Catnip is most famous for its ability to launch felines into a euphoric frenzy, but the origin of its cat-attracting chemical is a remarkable example of evolutionary innovation. While the compound nepetalactone drives two-thirds of cats batty, likely by mimicking sex pheromones, its real purpose is protecting catnip from pests. Nepetalactone belongs to a class of chemicals called iridoids, which can repel insects as effectively as DEET.
Many of catnip’s relatives in the mint family use iridoids as chemical armor. But an international team of researchers found the ancient ancestor of catnip lost a key iridoid-making gene. Descendants in this lineage – herbs such as basil, oregano, rosemary, lemon balm and mint – had to lean on other defenses, with one notable exception: catnip, which revived the family tradition by evolving a new iridoid production line from scratch.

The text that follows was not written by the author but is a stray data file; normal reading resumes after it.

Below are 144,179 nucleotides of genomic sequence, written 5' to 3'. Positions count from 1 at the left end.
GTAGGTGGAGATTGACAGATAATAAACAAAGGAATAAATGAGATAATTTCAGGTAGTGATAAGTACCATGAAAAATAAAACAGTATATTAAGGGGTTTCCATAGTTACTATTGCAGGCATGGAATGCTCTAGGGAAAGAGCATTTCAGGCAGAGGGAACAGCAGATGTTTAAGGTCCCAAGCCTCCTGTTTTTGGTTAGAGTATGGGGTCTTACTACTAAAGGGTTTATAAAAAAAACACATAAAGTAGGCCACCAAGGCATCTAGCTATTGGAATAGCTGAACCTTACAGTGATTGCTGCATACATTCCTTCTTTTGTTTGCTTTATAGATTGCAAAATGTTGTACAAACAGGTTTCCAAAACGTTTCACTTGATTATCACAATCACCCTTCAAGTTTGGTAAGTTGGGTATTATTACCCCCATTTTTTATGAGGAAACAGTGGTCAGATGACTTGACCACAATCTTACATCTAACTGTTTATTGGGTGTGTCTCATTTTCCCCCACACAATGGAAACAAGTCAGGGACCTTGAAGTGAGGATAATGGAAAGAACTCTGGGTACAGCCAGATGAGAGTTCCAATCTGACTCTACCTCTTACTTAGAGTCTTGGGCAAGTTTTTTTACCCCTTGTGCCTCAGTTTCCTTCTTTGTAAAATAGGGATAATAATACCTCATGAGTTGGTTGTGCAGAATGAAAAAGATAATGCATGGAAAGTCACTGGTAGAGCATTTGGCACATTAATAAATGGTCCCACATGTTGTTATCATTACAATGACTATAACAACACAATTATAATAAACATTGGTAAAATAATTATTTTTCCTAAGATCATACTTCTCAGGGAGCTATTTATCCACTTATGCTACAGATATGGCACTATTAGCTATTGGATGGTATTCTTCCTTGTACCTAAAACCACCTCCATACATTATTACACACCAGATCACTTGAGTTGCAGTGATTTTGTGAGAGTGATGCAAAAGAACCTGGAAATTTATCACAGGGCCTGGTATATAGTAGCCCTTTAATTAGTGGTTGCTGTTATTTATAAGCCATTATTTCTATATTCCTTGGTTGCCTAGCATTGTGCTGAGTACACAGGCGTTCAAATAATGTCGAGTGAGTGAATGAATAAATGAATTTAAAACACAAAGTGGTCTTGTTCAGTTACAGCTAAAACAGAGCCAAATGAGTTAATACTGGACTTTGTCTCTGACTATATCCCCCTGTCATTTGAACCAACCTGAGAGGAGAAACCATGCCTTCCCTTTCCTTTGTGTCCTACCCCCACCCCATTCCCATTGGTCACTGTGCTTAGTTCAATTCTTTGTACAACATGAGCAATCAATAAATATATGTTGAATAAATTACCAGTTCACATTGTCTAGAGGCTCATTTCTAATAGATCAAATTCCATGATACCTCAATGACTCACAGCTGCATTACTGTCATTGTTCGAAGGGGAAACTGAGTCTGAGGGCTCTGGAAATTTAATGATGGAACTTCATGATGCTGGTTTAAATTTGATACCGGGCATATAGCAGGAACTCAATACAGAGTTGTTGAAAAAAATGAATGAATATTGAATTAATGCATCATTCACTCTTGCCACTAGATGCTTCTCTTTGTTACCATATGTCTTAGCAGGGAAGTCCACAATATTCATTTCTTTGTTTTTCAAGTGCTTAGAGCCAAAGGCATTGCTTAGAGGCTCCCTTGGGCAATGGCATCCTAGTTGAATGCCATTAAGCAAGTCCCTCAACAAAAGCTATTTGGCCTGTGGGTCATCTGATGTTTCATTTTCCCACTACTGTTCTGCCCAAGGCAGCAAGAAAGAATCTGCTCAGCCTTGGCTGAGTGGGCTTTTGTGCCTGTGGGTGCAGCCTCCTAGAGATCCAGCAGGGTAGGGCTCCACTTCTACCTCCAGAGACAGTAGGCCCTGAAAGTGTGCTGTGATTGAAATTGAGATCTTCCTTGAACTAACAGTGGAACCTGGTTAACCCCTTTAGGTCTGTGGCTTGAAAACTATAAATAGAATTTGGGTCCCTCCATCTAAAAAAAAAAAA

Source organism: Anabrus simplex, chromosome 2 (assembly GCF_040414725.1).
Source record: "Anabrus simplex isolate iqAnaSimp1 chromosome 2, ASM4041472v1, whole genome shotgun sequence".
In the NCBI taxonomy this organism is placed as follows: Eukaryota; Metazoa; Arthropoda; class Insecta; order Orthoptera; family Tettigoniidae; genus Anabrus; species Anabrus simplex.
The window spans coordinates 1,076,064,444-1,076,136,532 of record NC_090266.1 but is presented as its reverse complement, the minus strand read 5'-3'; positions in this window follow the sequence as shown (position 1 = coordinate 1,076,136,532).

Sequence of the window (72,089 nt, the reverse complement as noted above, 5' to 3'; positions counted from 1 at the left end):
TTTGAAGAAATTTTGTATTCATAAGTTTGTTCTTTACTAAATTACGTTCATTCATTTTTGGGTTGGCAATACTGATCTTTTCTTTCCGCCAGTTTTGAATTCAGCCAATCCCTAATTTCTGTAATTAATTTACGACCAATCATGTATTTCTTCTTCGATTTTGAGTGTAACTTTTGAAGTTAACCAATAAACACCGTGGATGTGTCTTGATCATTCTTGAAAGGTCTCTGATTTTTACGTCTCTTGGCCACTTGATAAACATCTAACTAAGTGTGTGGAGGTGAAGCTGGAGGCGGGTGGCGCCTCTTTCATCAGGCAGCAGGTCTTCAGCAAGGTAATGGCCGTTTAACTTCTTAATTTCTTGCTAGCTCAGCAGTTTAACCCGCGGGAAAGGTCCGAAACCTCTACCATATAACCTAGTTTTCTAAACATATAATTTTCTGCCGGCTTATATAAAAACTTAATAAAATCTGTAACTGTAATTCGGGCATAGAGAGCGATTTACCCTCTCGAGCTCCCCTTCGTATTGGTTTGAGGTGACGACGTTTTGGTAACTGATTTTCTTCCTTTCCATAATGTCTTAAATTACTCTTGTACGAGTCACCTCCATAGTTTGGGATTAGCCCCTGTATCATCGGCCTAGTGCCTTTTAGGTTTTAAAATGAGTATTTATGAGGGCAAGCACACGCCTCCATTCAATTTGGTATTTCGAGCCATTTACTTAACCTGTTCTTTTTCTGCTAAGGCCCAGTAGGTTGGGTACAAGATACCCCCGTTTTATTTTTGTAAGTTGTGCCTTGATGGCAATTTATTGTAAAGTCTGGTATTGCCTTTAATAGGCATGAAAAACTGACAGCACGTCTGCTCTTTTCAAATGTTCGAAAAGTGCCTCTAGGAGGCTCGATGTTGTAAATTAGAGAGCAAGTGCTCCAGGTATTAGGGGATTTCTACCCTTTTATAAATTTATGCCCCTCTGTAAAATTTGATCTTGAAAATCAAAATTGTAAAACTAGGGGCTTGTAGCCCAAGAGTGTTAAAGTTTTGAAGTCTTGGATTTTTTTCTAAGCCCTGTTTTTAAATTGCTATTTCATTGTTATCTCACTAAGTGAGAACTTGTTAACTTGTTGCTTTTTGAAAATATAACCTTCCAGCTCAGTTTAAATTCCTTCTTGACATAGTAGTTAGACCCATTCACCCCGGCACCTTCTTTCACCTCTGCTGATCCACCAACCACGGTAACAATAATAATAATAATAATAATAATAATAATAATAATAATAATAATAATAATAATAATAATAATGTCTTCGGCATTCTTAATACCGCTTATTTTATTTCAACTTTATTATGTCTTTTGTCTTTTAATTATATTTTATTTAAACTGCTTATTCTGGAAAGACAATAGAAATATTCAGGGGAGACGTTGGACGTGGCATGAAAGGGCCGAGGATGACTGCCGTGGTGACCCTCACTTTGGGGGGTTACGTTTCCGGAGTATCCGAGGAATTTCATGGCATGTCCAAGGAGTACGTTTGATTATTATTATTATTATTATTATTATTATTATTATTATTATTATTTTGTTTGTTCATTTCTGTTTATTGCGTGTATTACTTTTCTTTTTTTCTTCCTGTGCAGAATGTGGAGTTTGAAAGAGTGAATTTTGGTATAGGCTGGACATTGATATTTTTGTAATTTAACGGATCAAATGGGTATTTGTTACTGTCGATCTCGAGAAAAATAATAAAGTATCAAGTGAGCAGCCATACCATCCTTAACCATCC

The findings, including the first detailed look at catnip’s nepetalactone recipe, were published in Science Advances. They provide crucial insights into how plants lose and regain defensive compounds, said study co-author Pamela Soltis, Florida Museum of Natural History curator and University of Florida distinguished professor.Learn more about Catnip’s Chemical Attractant Is New Twist on Old Family Tradition.